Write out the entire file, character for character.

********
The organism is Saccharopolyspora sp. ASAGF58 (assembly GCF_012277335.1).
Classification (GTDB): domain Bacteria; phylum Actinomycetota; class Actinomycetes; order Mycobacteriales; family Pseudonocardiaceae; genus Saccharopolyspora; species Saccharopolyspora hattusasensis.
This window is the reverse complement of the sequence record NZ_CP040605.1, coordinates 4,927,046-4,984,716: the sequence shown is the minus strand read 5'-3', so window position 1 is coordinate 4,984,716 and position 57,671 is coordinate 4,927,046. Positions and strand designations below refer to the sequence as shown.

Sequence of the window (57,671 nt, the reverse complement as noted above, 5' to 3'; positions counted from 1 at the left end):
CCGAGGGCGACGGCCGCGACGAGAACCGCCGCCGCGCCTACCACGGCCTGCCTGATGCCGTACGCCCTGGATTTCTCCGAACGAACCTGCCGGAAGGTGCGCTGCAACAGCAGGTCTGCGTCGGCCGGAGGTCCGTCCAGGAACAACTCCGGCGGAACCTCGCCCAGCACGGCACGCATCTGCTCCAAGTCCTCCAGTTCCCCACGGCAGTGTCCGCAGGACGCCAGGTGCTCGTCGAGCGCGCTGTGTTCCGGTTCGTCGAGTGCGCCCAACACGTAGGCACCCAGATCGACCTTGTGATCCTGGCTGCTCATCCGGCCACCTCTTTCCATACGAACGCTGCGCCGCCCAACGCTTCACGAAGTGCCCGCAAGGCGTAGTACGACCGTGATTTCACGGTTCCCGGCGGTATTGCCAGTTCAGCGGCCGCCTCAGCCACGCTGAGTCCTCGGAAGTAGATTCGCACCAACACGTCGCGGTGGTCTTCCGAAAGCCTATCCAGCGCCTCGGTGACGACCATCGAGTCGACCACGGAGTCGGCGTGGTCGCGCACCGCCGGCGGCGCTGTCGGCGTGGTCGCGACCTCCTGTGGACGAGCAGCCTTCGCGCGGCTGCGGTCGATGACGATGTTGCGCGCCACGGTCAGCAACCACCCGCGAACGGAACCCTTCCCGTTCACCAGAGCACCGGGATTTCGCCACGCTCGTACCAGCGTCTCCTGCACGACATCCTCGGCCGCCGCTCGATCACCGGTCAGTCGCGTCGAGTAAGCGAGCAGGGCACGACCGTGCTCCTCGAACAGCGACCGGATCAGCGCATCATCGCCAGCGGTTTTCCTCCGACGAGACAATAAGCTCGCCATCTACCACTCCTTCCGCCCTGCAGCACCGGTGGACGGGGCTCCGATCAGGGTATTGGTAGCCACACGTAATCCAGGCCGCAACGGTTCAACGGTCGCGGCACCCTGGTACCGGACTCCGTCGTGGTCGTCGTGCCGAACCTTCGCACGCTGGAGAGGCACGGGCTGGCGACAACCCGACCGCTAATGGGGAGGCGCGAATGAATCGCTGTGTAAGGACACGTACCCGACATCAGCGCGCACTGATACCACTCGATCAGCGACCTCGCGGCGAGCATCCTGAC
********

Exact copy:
The organism is Saccharopolyspora sp. ASAGF58 (assembly GCF_012277335.1).
Classification (GTDB): domain Bacteria; phylum Actinomycetota; class Actinomycetes; order Mycobacteriales; family Pseudonocardiaceae; genus Saccharopolyspora; species Saccharopolyspora hattusasensis.
This window is the reverse complement of the sequence record NZ_CP040605.1, coordinates 4,927,046-4,984,716: the sequence shown is the minus strand read 5'-3', so window position 1 is coordinate 4,984,716 and position 57,671 is coordinate 4,927,046. Positions and strand designations below refer to the sequence as shown.

Sequence of the window (57,671 nt, the reverse complement as noted above, 5' to 3'; positions counted from 1 at the left end):
CCGAGGGCGACGGCCGCGACGAGAACCGCCGCCGCGCCTACCACGGCCTGCCTGATGCCGTACGCCCTGGATTTCTCCGAACGAACCTGCCGGAAGGTGCGCTGCAACAGCAGGTCTGCGTCGGCCGGAGGTCCGTCCAGGAACAACTCCGGCGGAACCTCGCCCAGCACGGCACGCATCTGCTCCAAGTCCTCCAGTTCCCCACGGCAGTGTCCGCAGGACGCCAGGTGCTCGTCGAGCGCGCTGTGTTCCGGTTCGTCGAGTGCGCCCAACACGTAGGCACCCAGATCGACCTTGTGATCCTGGCTGCTCATCCGGCCACCTCTTTCCATACGAACGCTGCGCCGCCCAACGCTTCACGAAGTGCCCGCAAGGCGTAGTACGACCGTGATTTCACGGTTCCCGGCGGTATTGCCAGTTCAGCGGCCGCCTCAGCCACGCTGAGTCCTCGGAAGTAGATTCGCACCAACACGTCGCGGTGGTCTTCCGAAAGCCTATCCAGCGCCTCGGTGACGACCATCGAGTCGACCACGGAGTCGGCGTGGTCGCGCACCGCCGGCGGCGCTGTCGGCGTGGTCGCGACCTCCTGTGGACGAGCAGCCTTCGCGCGGCTGCGGTCGATGACGATGTTGCGCGCCACGGTCAGCAACCACCCGCGAACGGAACCCTTCCCGTTCACCAGAGCACCGGGATTTCGCCACGCTCGTACCAGCGTCTCCTGCACGACATCCTCGGCCGCCGCTCGATCACCGGTCAGTCGCGTCGAGTAAGCGAGCAGGGCACGACCGTGCTCCTCGAACAGCGACCGGATCAGCGCATCATCGCCAGCGGTTTTCCTCCGACGAGACAATAAGCTCGCCATCTACCACTCCTTCCGCCCTGCAGCACCGGTGGACGGGGCTCCGATCAGGGTATTGGTAGCCACACGTAATCCAGGCCGCAACGGTTCAACGGTCGCGGCACCCTGGTACCGGACTCCGTCGTGGTCGTCGTGCCGAACCTTCGCACGCTGGAGAGGCACGGGCTGGCGACAACCCGACCGCTAATGGGGAGGCGCGAATGAATCGCTGTGTAAGGACACGTACCCGACATCAGCGCGCACTGATACCACTCGATCAGCGACCTCGCGGCGAGCATCCTGAC